Two new experiments have followed up on earlier studiesthat found that cholesterol buildup in the plaque of bloodvessels contributes to heart attacks and strokes. The earlierstudies, examining how plaques inside the blood vesselsrupture and block blood flow, showed only a static image,according to findings reported in Clinical Cardiology (September2005). In the current study, the researchers wanted to seethe dynamic process to assess the transformation of cholesterolfrom a liquid to a solid. Specifically, they were interestedin whether the cholesterol crystals that form injure or disturbthe plaque.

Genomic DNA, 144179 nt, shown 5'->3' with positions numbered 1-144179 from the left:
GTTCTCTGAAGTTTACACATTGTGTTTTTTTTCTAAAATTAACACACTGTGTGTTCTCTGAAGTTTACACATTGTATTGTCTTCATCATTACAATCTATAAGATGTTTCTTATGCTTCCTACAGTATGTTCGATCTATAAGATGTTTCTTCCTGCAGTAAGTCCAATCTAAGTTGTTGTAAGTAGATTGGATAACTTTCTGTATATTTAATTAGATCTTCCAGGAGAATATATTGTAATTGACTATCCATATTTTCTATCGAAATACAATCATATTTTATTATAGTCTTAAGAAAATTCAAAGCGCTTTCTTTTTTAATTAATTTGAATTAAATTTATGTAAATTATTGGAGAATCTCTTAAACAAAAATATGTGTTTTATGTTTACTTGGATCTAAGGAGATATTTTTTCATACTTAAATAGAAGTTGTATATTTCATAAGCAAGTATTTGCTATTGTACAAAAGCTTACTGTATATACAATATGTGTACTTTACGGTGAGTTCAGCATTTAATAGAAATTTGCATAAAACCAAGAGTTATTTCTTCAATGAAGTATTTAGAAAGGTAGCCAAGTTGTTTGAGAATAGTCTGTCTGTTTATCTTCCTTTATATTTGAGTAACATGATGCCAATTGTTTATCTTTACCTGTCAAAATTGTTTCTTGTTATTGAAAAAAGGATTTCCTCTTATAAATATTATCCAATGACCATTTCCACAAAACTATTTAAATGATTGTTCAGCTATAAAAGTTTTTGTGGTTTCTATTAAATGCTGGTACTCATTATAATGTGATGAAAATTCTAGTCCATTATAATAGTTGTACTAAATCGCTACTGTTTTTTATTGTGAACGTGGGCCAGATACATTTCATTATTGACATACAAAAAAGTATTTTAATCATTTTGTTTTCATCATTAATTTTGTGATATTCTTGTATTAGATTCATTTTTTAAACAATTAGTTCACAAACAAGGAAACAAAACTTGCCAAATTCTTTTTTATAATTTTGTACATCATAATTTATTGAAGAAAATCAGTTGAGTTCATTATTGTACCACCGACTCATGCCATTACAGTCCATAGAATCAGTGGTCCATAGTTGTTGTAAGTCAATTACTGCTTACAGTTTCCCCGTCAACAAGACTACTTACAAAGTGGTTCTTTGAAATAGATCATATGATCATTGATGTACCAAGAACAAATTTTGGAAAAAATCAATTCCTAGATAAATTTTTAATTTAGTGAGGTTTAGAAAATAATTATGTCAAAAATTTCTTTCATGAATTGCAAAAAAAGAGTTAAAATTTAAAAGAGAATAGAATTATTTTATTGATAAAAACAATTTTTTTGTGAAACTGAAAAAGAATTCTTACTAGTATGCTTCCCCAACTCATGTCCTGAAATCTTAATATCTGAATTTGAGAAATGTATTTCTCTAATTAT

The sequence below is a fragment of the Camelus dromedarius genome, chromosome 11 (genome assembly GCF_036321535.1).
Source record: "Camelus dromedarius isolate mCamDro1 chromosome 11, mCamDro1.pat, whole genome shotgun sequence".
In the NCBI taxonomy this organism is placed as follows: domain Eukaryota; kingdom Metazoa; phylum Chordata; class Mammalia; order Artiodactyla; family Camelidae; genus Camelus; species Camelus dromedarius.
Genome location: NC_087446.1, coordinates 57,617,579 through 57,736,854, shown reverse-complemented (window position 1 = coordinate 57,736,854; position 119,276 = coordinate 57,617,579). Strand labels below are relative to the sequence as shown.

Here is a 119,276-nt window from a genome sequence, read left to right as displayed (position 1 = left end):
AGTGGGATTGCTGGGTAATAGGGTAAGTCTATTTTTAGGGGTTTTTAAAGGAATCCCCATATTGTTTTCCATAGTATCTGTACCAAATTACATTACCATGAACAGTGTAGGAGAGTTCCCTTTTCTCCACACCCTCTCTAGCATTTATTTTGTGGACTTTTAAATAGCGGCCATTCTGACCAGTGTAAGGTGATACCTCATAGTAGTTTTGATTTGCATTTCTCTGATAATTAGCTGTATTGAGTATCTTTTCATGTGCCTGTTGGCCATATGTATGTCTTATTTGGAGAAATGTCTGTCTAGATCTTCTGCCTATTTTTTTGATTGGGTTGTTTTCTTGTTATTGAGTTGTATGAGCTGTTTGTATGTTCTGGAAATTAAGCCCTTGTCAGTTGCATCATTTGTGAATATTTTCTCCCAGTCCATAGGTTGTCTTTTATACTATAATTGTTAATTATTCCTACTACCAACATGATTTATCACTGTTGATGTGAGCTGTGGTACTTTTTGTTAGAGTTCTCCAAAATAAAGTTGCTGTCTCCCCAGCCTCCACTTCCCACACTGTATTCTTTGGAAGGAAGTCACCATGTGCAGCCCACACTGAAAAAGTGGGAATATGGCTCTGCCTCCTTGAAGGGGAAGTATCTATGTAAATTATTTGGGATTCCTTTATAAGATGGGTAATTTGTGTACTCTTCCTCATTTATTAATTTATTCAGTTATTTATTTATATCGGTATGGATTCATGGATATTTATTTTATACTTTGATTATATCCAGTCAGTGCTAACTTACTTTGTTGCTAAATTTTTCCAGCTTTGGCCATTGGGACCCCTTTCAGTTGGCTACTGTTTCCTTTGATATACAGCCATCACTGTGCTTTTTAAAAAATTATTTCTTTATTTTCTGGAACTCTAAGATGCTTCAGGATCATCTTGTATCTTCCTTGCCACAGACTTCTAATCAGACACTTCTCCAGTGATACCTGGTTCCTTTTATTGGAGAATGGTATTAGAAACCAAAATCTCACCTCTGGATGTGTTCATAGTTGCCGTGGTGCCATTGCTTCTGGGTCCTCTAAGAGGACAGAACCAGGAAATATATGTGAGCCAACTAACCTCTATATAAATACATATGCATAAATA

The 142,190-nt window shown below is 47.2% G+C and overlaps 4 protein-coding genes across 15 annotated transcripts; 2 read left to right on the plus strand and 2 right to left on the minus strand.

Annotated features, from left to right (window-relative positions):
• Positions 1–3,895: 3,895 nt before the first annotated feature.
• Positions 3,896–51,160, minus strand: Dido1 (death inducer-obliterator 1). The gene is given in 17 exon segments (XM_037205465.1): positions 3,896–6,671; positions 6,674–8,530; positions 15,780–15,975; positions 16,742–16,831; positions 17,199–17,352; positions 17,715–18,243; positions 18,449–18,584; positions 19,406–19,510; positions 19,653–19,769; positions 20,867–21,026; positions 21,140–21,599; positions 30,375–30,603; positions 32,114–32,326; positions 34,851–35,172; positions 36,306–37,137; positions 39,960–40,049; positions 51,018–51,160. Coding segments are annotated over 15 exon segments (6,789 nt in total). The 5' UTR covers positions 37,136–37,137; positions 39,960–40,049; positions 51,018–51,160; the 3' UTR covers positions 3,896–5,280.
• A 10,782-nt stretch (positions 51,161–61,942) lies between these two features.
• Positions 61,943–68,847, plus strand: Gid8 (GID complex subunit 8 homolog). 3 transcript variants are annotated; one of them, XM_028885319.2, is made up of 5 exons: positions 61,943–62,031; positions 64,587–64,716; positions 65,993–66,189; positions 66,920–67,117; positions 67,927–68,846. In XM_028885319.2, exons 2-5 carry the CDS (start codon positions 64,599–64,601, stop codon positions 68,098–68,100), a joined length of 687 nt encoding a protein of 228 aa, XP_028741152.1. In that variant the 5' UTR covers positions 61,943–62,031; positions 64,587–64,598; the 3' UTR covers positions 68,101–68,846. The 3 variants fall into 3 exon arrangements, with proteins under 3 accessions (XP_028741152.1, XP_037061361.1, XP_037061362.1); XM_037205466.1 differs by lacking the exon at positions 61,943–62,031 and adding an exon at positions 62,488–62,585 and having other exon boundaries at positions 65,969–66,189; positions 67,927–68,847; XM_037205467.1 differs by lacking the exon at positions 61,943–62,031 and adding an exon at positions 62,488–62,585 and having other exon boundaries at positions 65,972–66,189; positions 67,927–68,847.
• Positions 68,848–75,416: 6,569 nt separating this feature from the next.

The first experiment measured cholesterol crystallization inlarge cylinders. The second looked at the effects of crystalgrowth on blood-vessel-like membranes. Throughout the experiments,the crystals grew dramatically in size and finally piercedthe membranes.
"So far, treatments [to prevent heart attacks and strokes] havenot been focused" on cholesterol crystallization, noted lead investigatorGeorge S. Abela, MD. "Now, we have a target to attackwith the various approaches we have. In the past, we have treatedthe various stages that lead to this final stage, rather than preventingor treating this final stage of the condition."